Tuesday, August 25, 2009

The Best (and worst) of Manchester

I dutifully went into town yesterday, first time for over a week. Manchester was under a pall of greyness. You noticed, in comparison with London in particular, how little of a tourist destination it is at times like these. You come to Manchester for reasons - football, shopping, occasionally an artistic event or a conference, to see friends - but not for Manchester. The building site that is the city centre as the trams are still being upgraded doesn't help. It hardly seems that long since they were put down - or the surfeit of cranes around the city before the Commonwealth Games, desperately finishing off Picaddilly Station. We've been a building site for years, and one's tempted to say that sometimes its building mostly over the cracks - and, extinguishing what little bit of green there might be in the city.

Through the rain, escaping the Arndale, I headed to Urbis, to catch the "best of Manchester" exhibition. Its a mini Turner prize for the creative arts (art, fashion and music), with the winners exhibited. Since only really the visual artists are meant to be on show (how can you exhibit a regular night like Club Brenda?) its a hotch potch but a vibrant one. Far better than the ragged New York exhibition downstairs. I liked Natalie Curtis's lightbox photographs of bands; and particularly Rachel Goodyears dark illustrations. Its a crowd-sourced competition, with judging from a number of luminaries. I'm not sure what its aim is - certainly Goodyear, the Owl Project, Babycakes and Switchflicker records have been doing their thing for a while now - but in pushing some of the more leftfield stuff in the city to a wider audience its good, and should probably be expanded (I would say this) to include film and writing.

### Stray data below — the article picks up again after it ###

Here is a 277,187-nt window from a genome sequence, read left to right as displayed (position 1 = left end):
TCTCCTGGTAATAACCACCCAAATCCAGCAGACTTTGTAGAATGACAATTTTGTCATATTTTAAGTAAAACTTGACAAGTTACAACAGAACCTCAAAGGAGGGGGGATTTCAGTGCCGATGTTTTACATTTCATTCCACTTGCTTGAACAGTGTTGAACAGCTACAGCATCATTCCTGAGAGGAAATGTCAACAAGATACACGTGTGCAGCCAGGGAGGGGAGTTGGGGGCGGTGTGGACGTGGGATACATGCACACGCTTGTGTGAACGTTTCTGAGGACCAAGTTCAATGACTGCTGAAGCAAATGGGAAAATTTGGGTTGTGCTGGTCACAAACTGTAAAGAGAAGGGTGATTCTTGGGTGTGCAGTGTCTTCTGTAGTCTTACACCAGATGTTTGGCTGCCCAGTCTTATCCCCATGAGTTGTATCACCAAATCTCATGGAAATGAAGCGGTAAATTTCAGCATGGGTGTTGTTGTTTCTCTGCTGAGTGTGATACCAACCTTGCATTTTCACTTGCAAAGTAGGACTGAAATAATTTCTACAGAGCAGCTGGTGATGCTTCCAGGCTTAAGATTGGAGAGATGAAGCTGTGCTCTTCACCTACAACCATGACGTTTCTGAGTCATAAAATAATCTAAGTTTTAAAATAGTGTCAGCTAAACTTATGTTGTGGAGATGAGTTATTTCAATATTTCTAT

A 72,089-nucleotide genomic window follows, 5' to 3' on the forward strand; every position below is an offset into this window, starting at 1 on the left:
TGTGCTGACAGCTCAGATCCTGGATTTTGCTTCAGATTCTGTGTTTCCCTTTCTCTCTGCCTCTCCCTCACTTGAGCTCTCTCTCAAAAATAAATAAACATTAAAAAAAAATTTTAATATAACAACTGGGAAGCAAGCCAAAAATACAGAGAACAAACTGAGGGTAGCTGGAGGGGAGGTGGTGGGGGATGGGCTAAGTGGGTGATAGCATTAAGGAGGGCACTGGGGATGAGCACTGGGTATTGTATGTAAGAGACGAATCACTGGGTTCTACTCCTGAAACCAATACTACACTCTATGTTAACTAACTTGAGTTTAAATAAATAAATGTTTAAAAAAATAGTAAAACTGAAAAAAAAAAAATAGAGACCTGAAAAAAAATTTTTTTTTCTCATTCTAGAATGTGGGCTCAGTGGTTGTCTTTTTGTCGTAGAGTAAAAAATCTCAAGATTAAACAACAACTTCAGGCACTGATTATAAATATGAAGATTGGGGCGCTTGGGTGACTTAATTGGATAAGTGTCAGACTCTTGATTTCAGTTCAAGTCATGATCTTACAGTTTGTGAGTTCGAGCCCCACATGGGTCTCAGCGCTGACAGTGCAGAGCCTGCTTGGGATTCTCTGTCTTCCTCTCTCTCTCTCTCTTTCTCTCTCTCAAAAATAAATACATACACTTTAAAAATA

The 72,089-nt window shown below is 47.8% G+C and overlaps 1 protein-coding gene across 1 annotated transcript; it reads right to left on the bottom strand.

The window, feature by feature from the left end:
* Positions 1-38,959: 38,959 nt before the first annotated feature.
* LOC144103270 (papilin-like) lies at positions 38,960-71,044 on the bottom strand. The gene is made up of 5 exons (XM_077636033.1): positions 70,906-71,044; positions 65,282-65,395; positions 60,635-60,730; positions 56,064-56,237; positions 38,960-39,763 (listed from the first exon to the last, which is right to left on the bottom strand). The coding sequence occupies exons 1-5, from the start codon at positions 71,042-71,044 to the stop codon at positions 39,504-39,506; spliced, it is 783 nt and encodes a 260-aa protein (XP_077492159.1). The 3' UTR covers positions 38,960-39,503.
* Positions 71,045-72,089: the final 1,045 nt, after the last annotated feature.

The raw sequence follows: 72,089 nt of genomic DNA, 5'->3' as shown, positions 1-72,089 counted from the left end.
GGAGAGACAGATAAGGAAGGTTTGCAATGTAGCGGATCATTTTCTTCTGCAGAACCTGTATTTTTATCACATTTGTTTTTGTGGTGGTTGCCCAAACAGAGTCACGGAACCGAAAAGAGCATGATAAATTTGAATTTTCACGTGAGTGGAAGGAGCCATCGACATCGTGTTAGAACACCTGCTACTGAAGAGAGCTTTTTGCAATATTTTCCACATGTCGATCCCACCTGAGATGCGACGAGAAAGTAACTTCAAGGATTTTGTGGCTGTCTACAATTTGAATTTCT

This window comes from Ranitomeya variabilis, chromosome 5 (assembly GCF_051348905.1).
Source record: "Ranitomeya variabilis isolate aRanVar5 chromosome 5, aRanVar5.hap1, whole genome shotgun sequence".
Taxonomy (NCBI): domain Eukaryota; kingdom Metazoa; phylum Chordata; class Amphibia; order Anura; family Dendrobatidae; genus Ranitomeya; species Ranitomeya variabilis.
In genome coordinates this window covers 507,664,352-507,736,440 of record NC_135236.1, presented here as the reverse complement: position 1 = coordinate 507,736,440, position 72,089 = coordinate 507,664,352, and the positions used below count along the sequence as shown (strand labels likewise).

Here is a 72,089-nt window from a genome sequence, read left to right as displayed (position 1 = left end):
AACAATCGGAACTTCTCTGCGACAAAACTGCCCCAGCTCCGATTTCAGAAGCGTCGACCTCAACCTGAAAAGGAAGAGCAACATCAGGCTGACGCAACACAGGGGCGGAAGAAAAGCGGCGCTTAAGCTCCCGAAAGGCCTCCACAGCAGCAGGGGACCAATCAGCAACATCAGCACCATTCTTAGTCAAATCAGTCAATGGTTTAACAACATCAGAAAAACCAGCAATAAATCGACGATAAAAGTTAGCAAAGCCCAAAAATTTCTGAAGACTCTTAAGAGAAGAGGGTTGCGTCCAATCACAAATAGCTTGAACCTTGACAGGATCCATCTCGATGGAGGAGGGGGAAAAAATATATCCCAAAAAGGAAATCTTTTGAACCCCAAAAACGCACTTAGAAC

Having been enjoying the guilty pleasure of "Desperate Romantics" these last few weeks I thought I'd pop into Manchester Art Gallery and check out their pre-raphaelites. I'd forgotten (if I ever knew) that the art gallery is completely shut on a Monday. I know the Cornerhouse's gallery is also closed on a Monday, but the rest of the venue remains open - the art gallery, our civic gem, was dormant and empty - and this in the school holidays. Somehow, it seemed something of the worst of Manchester, some civic decision made for good reasons of practicality, I'm sure, but frustrating. With the Central Library about to close for three years, the city becomes yet again, a place where all you can do is shop or drink. On the way to watch the football in a pub, I didn't notice a woman walking the other direction at speed, and slightly cut her up. I turned to apologise and got a mouthful of abuse. Perhaps a week away from the city has over-sensitised me a little; but for once, I'm in no hurry to get back there.


Paul said...

Sadly I don't think you've being over-sensistised. I've also noticed an increased tendancy for people - (seemingly in fear of a looming confrontation) to get their aggressive response "in first". Mostly verbal but can go further.

I may be getting old, but it used to be that both parties would immediately and instinctively apologise, even if neither was really to blame.

Anonymous said...

did you see the babycakes code on the wall?